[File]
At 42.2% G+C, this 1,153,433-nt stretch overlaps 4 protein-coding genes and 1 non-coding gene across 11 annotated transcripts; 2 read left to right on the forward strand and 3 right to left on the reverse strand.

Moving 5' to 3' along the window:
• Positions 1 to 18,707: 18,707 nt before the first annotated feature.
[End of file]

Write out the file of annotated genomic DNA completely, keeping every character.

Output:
At 42.2% G+C, this 1,153,433-nt stretch overlaps 4 protein-coding genes and 1 non-coding gene across 11 annotated transcripts; 2 read left to right on the forward strand and 3 right to left on the reverse strand.

Moving 5' to 3' along the window:
• Positions 1 to 18,707: 18,707 nt before the first annotated feature.